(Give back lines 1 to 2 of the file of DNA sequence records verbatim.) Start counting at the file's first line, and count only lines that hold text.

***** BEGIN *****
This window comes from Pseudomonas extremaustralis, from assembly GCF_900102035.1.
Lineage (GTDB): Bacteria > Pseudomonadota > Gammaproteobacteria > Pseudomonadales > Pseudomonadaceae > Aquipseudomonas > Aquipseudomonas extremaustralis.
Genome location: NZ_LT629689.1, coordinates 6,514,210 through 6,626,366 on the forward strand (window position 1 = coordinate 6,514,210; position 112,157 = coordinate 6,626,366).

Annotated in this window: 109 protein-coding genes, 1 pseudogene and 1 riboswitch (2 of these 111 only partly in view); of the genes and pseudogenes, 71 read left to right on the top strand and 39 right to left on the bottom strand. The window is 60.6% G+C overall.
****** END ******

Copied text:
This window comes from Pseudomonas extremaustralis, from assembly GCF_900102035.1.
Lineage (GTDB): Bacteria > Pseudomonadota > Gammaproteobacteria > Pseudomonadales > Pseudomonadaceae > Aquipseudomonas > Aquipseudomonas extremaustralis.